I posted this on the financial sub-forum as well, but I think it may get more responses on this forum....
My wife is going back to work this fall on a part time basis as a teacher. We have found a babysitter/nanny (whatever you want to call her), but we have not yet agreed on terms like pay, number of hours etc., because my wife does not yet know her schedule. The woman that will be watching our daughter is my wife's friend's mother.
One debate my wife and I just had about this was regarding the weeks my wife will have off. My wife gets a week for Christmas, a week in February, and a week in April for spring break. My wife is in favor of paying the babysitter for those weeks. I am not. Also, my wife is in favor of paying the babysitter for a full weeks worth of work when there is a shortened week (ie Thanksgiving). I am okay with this, as I think it's a sign of our gratitude. I don't however see how it makes sense to pay her for a week where she literally did not see our child for a minute. My wife thinks it would be rude and tacky to not pay her for these weeks. I just don't see how it makes sense. We aren't planning to pay her during the summer, so why would we pay for these weeks? Any insight would be appreciated. Thanks!
Huh. Honestly, it depends on how long-term you see this being.
Of course there is no obligation to pay for weeks when your wife is off and the babysitter is not working. None at all. However -- if this is something that you want to work on a long-term basis, it's probably wise, and worth more than the money you will spend. In return, you get someone who is more committed to your children, and indeed, to your family, than your basic rent-a-babysitter.
I don't think there's any etiquette saying that you should, but I do think it would be a good strategic move. But it's completely up to you.
Things may have changed - I haven't needed child care for a few years - but when my kids were in daycare I still had to pay the full monthly amount whenever I didn't take them for a day or a week. It was to hold their spot.
In-home care was different though. Whenever I had someone come to my house I just paid them by the hour. That wasn't a regular thing though.
Usually you pay a nanny a salary, not an hourly wage, in which case they get the same every month whether they work every day or not. If it's you giving them time off. If they're sick or call in, I wouldn't pay them for those days.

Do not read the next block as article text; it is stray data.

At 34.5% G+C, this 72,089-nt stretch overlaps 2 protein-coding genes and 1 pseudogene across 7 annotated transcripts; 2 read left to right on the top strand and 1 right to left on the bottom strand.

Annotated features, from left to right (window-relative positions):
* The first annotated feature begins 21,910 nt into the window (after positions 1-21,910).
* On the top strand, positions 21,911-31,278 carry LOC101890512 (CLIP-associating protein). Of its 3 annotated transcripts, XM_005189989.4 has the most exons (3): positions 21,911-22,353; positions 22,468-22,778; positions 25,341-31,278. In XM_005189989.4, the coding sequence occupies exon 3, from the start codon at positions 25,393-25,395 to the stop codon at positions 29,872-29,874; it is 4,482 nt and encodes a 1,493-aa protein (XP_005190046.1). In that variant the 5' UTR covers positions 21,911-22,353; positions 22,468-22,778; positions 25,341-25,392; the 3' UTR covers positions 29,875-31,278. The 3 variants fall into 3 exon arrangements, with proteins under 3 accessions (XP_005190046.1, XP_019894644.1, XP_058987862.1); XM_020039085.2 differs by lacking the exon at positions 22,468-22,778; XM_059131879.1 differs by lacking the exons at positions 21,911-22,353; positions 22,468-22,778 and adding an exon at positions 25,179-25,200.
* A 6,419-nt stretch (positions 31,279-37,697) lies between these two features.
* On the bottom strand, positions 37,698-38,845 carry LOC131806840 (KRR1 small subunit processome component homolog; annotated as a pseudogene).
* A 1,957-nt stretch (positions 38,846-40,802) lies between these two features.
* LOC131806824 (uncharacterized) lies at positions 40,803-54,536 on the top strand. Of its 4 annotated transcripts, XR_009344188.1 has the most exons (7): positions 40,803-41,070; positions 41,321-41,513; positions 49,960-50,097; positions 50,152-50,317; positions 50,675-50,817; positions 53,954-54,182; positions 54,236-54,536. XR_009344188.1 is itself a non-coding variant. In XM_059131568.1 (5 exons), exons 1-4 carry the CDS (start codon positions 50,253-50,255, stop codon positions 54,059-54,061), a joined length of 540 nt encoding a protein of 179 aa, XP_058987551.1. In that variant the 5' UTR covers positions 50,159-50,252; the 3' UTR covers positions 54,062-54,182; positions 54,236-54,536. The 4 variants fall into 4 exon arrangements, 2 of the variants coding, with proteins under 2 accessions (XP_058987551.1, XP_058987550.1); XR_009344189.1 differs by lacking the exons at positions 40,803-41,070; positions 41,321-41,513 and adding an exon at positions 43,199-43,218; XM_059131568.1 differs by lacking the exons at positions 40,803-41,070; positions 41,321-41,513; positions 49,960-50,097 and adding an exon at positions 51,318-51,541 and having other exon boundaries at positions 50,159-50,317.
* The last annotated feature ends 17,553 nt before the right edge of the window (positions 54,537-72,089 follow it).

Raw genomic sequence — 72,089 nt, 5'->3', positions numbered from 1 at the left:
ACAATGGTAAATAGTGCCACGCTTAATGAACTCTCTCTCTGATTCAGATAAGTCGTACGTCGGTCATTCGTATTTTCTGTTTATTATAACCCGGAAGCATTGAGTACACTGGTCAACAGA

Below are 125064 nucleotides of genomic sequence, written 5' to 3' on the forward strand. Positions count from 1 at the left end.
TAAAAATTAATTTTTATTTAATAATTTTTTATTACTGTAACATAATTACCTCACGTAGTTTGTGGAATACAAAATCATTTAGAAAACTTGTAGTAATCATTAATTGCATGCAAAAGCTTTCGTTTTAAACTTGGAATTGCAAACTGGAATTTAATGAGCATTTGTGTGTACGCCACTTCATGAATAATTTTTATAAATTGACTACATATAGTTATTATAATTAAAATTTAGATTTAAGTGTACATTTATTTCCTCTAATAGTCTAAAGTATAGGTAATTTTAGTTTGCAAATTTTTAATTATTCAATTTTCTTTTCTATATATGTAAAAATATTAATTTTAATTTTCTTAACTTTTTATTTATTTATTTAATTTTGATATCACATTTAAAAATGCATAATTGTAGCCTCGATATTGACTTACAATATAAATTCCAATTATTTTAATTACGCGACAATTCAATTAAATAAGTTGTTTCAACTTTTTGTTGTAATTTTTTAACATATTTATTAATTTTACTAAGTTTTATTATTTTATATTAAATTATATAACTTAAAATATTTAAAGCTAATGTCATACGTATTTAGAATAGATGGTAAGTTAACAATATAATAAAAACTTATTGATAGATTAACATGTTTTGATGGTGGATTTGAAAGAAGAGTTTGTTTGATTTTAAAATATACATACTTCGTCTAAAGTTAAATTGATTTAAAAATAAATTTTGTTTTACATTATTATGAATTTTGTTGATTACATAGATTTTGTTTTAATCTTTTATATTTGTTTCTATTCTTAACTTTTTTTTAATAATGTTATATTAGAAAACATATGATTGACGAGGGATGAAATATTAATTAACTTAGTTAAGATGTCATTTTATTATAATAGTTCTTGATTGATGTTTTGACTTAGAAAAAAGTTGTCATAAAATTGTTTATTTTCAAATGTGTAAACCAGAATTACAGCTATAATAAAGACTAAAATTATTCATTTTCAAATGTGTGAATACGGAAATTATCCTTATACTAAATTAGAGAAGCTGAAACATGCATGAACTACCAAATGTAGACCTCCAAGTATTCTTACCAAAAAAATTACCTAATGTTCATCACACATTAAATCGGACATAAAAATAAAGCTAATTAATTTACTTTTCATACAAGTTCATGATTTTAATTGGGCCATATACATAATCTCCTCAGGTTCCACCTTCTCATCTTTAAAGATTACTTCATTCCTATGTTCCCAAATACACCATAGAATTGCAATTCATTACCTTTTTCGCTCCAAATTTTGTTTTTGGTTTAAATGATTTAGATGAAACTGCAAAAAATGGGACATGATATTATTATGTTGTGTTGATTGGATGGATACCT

Your wife wants to do this so she does not feel embarrassed or dissapproved by her friend. The danger in your arrangement is if you are not happy with the babysitter your wife loses a friend or feels uncomfortable, torn etc. My view is this is not a salaried positoin like a professional or a teacher... Others may argue but the workers in Day Care are certainly paid by the hour... What I would do is pay her an hourly rate better than what she could earn in day care... Thus you are giving her more money for less work.
I think you have to lead your wife that in this situation, you are thinking about your family first (leaving her to realize she is being selifsh to avoid embarassement), and that the idea you have is more than fair and will work out best all things considered.
Our son's first day care was a private, in-home day care. Granted, since she kept multiple kids, she was licensed by the state, but she also had a standard contract for child care. In the contract, she got two paid "vacation" weeks per year, but we also got two weeks of "vacation" per year, where we could keep him home, not have to pay, and still keep his spot. (Naturally, as in any contract, it was written in the contractor's favor...we couldn't take our weeks when she was taking hers.) Posted via Mobile Device
In the weeks your wife is on holiday the nanny needs some pay to 'keep her' (otherwise she could use those weeks off to find a new position where the conditions are better).
If she's good then she is well worth the money...why quibble about a few dollars when this is the woman that cares for your children ( I say this partly as your wife obviously believes she can afford to pay the nanny).
Is she qualified? Trustworthy? Fun? Do your children enjoy her?
She has to eat and pay rent every week too... this gesture would go along way to building a good relationship between you all.
We have an agreement with our nanny that for two weeks out of the year we will be on vacation and there is no pay, as long as we're gone for no more than one week at a time. However, should we decide to go somewhere and be gone for more than a week consecutively, we pay her 50% of her salary.